When theatre and film-maker Mary Moynihan got Covid-19, she expected she’d be over it in two weeks. She tellsabout the setbacks she encountered, how it’s changed her perspective and how her arts background is helping her bounce back
It is day 29 since Mary Moynihan was hit by Coronavirus, and she’s coming out of it, “slowly getting there”. It took her by surprise – not for nothing is it called a ‘novel’ disease, with doctors constantly emphasising its newness, its many unknown aspects.
For Moynihan – artistic director with Dublin-headquartered Smashing Times International Centre for the Arts and Equality – the virus struck suddenly and comprehensively on a Monday evening in mid-March.
“Within the space of an hour I had shivers and aches and pains, enough that I had to lie down. I instinctively knew this was something not normal.”
Next morning she felt the same and the coughing started, intermittent at first, hacking as the day progressed.
“It started to really distress my chest,” she recalls. By Wednesday, with chest pain and shortness of breath, she rang her GP who immediately told her get tested.
Moynihan, who has mild asthma (and so is considered to have an underlying condition), suffered a severe asthma attack five days into the illness. She rallied but a week later experienced what many others have reported: a staggering setback around day 11.
“I got very sick. By then I’d been prescribed antibiotics and steroids and I’d taken them. On the doctor’s instruction, we called an ambulance.
They said I had a high temperature and my oxygen levels had dropped very low. I was given oxygen and put on a ward for Covid-19 patients. I had my own room.
Discharged home quite quickly, she’d heard at some stage it’d take two weeks to recover. “So at a certain point I thought I should be getting over it and I thought maybe if I got a bit of exercise I’d feel better. I went for a walk but the minute I got home I just knew I shouldn’t have done it. I got the chest pain and shortness of breath again and it was severe enough that I had to go back to hospital,” says Moynihan, whose partner, Ruairi, got Covid-19 at the same time she did.
Their experience shows how the virus really is different for different people. “We started off the same but he got over it very quickly with mild symptoms.”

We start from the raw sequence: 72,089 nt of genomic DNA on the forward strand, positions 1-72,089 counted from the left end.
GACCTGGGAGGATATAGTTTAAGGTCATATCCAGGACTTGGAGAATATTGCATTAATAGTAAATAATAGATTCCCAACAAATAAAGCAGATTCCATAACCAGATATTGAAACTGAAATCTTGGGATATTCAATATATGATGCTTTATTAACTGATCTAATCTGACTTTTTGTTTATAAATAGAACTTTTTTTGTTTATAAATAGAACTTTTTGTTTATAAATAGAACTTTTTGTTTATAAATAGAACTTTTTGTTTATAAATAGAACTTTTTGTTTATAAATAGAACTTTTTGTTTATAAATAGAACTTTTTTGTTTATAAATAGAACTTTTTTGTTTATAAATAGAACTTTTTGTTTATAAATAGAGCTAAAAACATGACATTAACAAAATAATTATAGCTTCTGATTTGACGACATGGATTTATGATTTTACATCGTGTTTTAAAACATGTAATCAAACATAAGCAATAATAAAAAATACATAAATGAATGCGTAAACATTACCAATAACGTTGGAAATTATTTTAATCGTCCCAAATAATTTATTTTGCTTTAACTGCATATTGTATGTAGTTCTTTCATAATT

While Covid-19 inflamed muscles around her chest and lungs, Moynihan’s thankful it didn’t damage or heart or lungs, that she can breathe on her own and she didn’t get pneumonia. But it has surprised her by how tough an illness it is to fight.
She recalls one doctor calling it a ‘deathly’ illness. “I can see now how damaging it can be. I’m shocked by how much it can pull your system down.
I’d have considered myself very fit and healthy – I jog every week – but it was like something invaded my chest and was just all over it and was lodged there like lead. At times I found breathing so difficult.
All that’s gone now, but the heaviness in my chest isn’t. I’m out of breath after exertion – I can’t go upstairs without shortness of breath.”
For medics, Covid-19 is a stranger, a new entity, and Moynihan believes this has impacted on how they communicate with patients. “The sense you get is of a lot of unknowns about this illness and the doctors are quite open about that.
They engage in conversation with you, it’s more two-way – you’re telling them what’s going on – and they’re spending time with patients and asking loads of questions: ‘how did you get it?’ ‘What are your symptoms?’ And they’re saying ‘yes, maybe’ – it’s more speculative.”
Statistically, Moynihan’s down as a community case of transmission, but she wonders about a week-long severe illness her 19-year-old son got about two weeks before she contracted coronavirus.
“He was never tested for it and we were told he had tonsillitis. He had a high temperature and night sweats.
My doctor said it could have been tonsillitis – along with something else. That’s the only thing I can put my getting Covid-19 down to.
Her arts and theatre background helped on the tough nights when chest tightness caused her to panic.
“I realised this isn’t good for me, I knew about deep breathing, how it can help, and even though I couldn’t physically do it correctly, I went through the motions. It didn’t ease the symptoms but it helped me stay calm and get through it.”
Over the past few weeks, Moynihan has thought a lot about the process of creativity, how you have to let go and let art happen rather than forcing it. She sees parallels for coping with an illness like Coronavirus.
“It’s this idea of accepting what’s happening and not struggling too much. That doesn’t mean not fighting the illness but you try to have faith in the process and stay in the moment.”
Covid-19 has “definitely” made her aware of her own vulnerability – and everyone else’s.
“It has made me aware of what really matters,” says the mum of four whose ages range from 12 to 24.
“Life is so busy. Sometimes we’re like ships in the night. Sometimes, I put off or avoid doing the things that really matter.
Now I’ve made a promise to myself not to do that anymore.